Of all the The genome modification tool known as Crispr, which is being re-birthed, may not be more appealing than its potential to publish some of humanity's worst diseases. from the history books. This week again, Crispr Therapeutics announced that it has begun treating patients with beta-thalassemia, a hereditary blood disorder, during the first test of genetic disease technology in the drug industry. Despite the progress, there is still a host of unknowns that prevent the widespread use of Crispr-based medicines, including safety.
This is because the classic and most widely used version of Crispr works by cutting a strand of DNA at a specific place in the genome and letting the cell sew it together. The major concern is that an army of DNA-breaking enzymes can sometimes go astray and cause unexpected mutations in places it should not. When a more precise technique, called Basic Edition – which permutes individual letters of DNA without cutting the strand – arrived in 2017, it promised a safer path. The technique had a specific potential for two-thirds of the 50,000 or so human genetic diseases caused by a single letter, and investors have not wasted time getting a license for the technology. Researchers in China immediately began testing such a basic editor on viable human embryos.
It now seems like it was premature. Using a new method of measuring unplanned changes, a team of American, Chinese and European scientists discovered that the same basic editor, widely used by today's researchers, is disrupting the genome at a breakneck pace.
Their report, published today in Science, claims a 20-fold increase in the number of mutations compared to what would be expected in the normal course of cell division and repair in mouse embryos "This number varies depending on many factors. However, if you want to move this basic editor into a clinical setting, you should probably worry, "says Stanford biochemist Lars Steinmetz, co-author of the paper. This advice is particularly interesting, he says, to scientists who might be tempted to circumvent the rules and regulations to impose on the editors the essential bases, which has been preoccupying him since the Crispr baby scandal in November.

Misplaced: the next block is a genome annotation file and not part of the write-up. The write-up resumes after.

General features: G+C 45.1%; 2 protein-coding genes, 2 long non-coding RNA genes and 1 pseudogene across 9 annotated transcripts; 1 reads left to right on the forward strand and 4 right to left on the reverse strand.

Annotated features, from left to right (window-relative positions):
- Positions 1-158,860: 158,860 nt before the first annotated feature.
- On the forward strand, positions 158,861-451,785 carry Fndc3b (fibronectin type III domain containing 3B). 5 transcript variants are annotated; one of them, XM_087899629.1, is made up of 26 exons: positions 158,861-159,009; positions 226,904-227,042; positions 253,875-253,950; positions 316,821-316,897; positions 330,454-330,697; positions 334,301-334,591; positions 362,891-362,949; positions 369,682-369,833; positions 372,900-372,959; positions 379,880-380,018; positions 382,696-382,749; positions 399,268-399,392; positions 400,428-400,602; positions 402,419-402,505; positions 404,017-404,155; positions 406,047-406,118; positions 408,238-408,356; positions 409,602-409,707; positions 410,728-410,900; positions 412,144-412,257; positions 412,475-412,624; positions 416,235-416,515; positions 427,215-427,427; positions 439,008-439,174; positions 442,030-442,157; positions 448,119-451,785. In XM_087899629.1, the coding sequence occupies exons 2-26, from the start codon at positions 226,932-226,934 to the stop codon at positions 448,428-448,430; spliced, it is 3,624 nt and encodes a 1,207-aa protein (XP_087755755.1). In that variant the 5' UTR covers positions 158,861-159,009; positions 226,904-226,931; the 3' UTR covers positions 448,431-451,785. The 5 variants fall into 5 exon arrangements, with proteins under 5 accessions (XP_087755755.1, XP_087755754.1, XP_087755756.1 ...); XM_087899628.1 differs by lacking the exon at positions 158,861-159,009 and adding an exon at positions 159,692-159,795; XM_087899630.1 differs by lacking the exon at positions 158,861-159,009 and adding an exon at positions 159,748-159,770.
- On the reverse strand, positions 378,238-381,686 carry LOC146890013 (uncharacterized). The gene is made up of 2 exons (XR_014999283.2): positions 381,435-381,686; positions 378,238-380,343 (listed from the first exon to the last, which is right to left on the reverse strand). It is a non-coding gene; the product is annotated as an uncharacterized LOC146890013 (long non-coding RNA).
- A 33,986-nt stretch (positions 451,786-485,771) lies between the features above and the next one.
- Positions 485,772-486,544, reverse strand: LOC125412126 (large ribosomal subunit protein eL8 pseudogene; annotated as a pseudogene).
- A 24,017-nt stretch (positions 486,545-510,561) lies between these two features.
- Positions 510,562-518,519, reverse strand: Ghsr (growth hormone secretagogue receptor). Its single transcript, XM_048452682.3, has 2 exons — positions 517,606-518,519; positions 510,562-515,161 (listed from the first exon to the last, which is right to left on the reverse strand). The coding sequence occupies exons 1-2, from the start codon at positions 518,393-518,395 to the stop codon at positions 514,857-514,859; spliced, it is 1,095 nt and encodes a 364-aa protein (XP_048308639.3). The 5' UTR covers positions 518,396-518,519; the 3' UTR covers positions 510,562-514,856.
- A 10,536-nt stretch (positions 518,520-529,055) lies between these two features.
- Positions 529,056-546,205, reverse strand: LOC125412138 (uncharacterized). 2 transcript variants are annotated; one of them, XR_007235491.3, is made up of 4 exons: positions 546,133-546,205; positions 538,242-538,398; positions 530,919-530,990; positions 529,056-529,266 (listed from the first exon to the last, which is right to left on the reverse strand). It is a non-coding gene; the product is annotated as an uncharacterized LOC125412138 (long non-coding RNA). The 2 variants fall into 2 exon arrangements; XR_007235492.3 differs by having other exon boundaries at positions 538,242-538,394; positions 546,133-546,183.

The WIRED guide of Crispr
David Liu, the biochemist whose lab at Harvard and the Broad Institute has developed the basic editor in question, is not as sure of the clinical impact. The Steinmetz group discovered nearly 300 additional mutations in edited cells, as opposed to unedited cells. Three hundred errors on the six billion bases of the mouse genome give a mutation rate of one in 20 million. Liu says this number is within the range of errors that your cells spontaneously commit themselves – more than neurons, but less than skin cells. Despite everything, he says Science Paper is an important step forward in a field that always sets its standards for safety. "It's an intelligent and elegant method designed to amplify the signal so that we can now detect and understand these rarer types of off-target events, independent of the guides."
A bit of background: in 2017, Nature Methods published a one-page letter claiming that a Crispr treatment that cured two blind mice had also caused a large number of involuntary mutations. Crispr stocks dropped and scientists cast a shadow over the dramatic results, which were based on sequencing each mouse and comparing their DNA to unedited siblings. The paper was finally removed and the changes were determined to be simply the natural genetic variation between different individuals of the same laboratory strain. But the episode has highlighted an important blind spot in these error detection technologies. Virtually all use a kind of algorithm to choose locations in the genome where Crispr is likely to accidentally go to work and observe what happened there. "This is an area in which you only see what you are looking for," says David Jay Segal, a molecular geneticist who studies these effects at the UC Davis Genomics Center and did not participate in any of these studies. Scanning the entire genome for changes would be ideal, he says. But nobody had found a way to do it in live animals with the appropriate controls up to Steinmetz's group.